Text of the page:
Verbal expression is an outward manifestation of internal comprehension. How does it work? That is, what is the method? And what is the mechanism?
Allowing students to confront the failure of a model and then helping them construct a new or slightly modified model to account for new observations is at the heart of the process of science. Ben Meacham shares one approach that can be deployed with a variation of depth, making it attainable for anyone learning about chemistry.
Grades should provide feedback to students, parents, and teachers as to the progress students are making toward learning targets. Meaningful grades require good assessment practices. Erica Posthuma presented a ChemEd X Talk on May 11th, 2021, providing an overview of effective assessment design. She discussed writing and communicating learning goals, developing targeted questions and prompts, and scoring using a standards-based approach. You can watch the edited recording of Erica's Talk here.
The May 2021 issue of the Journal of Chemical Education is now available online to subscribers. Topics featured in this issue include: teaching biochemistry, assessment, learning to think like a scientist, environmental chemistry, forensic chemistry, surface chemistry, solution mixing, organic chemistry laboratory experiments and activities, computer-based experiences, research on promoting student success, from the archives: systems thinking.
POGIL activities can be used to engage students in chemistry lessons through the use of student teams, effective models, and tiered questioning. Kristen Drury and Stephanie O'Brien presented in a ChemEd X Talk on April 21, 2021 and provided teachers with guidance on fostering student buy-in, student role formation, and POGIL implementation. Additionally, information was shared on how to assess students' participation in POGIL activities holistically and through individual examination of process skills such as communication, teamwork, and problem solving. You can watch the edited recording of their Talk here.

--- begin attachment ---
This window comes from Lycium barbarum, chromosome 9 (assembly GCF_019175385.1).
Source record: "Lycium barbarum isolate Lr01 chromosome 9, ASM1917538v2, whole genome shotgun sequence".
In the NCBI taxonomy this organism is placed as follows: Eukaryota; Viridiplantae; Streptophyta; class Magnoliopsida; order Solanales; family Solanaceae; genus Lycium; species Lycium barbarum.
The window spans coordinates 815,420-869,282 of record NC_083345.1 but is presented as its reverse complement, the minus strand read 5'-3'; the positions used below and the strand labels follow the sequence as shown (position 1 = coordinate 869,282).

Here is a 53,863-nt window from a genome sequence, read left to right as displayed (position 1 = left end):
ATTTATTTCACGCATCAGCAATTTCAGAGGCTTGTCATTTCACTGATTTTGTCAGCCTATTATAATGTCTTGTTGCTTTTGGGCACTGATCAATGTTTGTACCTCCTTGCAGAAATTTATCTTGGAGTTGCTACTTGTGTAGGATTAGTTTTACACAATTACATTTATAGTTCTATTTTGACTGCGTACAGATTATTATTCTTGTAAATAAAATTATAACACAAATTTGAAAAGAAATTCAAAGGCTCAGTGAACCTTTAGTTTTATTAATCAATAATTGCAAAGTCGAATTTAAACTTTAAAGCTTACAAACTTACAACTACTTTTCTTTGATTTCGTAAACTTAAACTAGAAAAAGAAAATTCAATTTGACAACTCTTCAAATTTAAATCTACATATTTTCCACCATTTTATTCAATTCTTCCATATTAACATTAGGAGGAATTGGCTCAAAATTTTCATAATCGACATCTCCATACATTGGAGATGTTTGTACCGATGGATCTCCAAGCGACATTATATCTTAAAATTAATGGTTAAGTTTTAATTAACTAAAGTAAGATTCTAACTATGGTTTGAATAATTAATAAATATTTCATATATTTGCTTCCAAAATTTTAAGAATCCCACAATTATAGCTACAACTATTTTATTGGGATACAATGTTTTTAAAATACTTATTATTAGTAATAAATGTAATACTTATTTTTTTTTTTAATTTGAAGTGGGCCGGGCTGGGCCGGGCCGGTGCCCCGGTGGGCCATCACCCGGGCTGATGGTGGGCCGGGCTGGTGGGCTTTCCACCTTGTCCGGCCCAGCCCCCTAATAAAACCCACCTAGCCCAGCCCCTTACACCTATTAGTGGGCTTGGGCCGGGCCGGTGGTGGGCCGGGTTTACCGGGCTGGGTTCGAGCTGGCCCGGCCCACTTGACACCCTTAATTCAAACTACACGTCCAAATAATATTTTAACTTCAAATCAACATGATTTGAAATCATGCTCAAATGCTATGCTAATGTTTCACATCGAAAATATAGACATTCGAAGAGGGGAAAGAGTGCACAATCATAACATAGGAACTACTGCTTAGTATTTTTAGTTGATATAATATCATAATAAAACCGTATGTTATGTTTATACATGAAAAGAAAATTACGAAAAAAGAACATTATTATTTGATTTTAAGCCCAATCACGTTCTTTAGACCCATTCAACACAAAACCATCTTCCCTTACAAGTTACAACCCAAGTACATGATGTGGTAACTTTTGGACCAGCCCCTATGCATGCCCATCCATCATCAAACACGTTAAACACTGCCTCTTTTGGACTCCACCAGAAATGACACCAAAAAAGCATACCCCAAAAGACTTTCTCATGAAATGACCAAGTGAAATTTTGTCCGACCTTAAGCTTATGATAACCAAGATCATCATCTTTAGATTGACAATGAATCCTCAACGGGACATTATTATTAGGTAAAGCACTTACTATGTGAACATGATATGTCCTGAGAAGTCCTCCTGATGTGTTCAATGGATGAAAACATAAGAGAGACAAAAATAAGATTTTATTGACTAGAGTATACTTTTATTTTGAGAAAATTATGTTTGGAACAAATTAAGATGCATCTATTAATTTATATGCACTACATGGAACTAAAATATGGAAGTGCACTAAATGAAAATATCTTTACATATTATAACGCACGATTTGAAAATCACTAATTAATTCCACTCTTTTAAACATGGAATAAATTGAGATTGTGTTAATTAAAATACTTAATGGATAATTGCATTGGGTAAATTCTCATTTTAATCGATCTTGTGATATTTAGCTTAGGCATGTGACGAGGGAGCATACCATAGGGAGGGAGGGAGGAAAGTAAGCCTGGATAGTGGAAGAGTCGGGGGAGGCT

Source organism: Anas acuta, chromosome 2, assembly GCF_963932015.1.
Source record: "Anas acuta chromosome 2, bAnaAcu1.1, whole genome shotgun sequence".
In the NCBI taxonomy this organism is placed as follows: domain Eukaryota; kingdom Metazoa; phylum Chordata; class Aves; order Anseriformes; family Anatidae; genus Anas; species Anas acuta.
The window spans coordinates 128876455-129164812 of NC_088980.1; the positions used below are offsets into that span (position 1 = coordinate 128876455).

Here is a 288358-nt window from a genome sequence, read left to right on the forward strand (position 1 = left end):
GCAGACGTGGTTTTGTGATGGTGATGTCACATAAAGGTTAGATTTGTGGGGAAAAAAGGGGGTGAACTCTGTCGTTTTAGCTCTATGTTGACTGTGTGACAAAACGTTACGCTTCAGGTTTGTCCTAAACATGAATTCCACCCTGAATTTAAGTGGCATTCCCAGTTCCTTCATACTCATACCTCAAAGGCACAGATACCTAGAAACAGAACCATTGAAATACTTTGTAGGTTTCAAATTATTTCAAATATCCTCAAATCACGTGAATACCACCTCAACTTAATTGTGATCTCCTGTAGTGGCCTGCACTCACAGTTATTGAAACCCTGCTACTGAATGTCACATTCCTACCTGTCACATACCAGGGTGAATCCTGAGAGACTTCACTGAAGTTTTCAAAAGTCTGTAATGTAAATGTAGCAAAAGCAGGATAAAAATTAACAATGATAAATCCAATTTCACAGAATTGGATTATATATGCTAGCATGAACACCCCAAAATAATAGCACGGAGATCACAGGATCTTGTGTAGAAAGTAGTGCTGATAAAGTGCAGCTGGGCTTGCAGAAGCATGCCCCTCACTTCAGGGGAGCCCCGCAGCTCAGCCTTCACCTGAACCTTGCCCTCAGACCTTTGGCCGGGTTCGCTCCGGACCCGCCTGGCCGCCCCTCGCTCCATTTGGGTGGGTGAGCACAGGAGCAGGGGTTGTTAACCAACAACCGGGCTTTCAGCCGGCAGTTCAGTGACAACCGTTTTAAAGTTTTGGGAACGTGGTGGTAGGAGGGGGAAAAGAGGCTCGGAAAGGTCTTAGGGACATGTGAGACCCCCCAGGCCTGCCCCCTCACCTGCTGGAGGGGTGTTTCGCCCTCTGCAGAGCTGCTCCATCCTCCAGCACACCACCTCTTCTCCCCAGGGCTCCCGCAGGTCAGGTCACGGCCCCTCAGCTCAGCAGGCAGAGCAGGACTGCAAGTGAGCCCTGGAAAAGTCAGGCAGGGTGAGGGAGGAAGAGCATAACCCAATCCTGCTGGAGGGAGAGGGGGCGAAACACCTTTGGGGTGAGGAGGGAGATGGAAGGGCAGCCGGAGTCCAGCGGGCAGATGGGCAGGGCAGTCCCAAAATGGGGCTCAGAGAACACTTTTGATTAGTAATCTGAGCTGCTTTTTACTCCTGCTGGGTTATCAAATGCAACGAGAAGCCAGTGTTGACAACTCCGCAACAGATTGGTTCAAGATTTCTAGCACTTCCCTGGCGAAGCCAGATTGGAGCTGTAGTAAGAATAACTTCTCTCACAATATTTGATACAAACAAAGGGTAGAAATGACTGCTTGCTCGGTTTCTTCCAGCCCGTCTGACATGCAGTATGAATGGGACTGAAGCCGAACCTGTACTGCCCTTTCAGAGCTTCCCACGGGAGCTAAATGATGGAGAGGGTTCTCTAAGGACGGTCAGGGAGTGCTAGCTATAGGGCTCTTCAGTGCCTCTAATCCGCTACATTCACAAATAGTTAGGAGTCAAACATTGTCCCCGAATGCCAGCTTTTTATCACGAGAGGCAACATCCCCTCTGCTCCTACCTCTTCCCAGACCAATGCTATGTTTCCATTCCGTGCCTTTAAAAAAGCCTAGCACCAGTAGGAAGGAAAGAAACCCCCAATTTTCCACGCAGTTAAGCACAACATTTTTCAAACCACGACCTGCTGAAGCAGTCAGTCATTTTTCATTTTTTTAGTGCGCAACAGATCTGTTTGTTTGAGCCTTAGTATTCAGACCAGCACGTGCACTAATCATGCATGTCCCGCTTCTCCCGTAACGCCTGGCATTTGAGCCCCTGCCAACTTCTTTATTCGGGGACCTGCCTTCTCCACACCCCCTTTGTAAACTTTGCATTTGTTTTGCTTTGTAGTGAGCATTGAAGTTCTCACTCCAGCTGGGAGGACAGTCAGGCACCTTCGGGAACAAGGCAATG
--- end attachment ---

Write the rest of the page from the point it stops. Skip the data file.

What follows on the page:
Interested in Chemical Education? Want to attend an international conference? Did you know that the Division of Chemical Education of the American Chemical Society (DivCHED) funds a Travel Award each year? The Chemical Education International Travel Award is in support of a division member who presents and fully participates in an international chemical education conference held outside the U.S.
Evaluations are part of everyday life. This multi-part blog has aimed to expand the collective understanding on what is evaluation and what are some ways that it is done.
The April 2021 issue of the Journal of Chemical Education is now available online to subscribers. Topics featured in this issue include: environmental chemistry; curriculum innovation; redesigning courses; representation in chemistry textbooks; public understanding of chemistry; teaching with models; visual and aural demonstrations; teaching chemistry with inks and pigments; examining the chemistry of beer; synthesis in the laboratory; improving student understanding of analysis; instrumentation; chemistry education research; from the archives: resources for celebrating Earth Week 2021.
This activity aims to boost students’ confidence in representing the atomic world. It also aims to educate both students and the general public about the “chemicals” found in everyday objects.
Collisions is a system of eight digital games, grounded in the rules of chemistry, that can be used to introduce, teach, and review more than 50 key concepts in your chemistry classroom. Collisions makes abstract concepts tangible by allowing students to visualize and manipulate the building blocks of matter, while providing a safe space to make mistakes and learn by introducing content through gameplay. On March 24th, 2021, Jen Lee presented a ChemEd X Talk about how instructors can use these games with their high school and college students. Besides explaining how the games work and interconnect, she outlined how to find and use premade lesson plans and answered questions posed by participants. You can watch the edited recording of Jen's Talk here.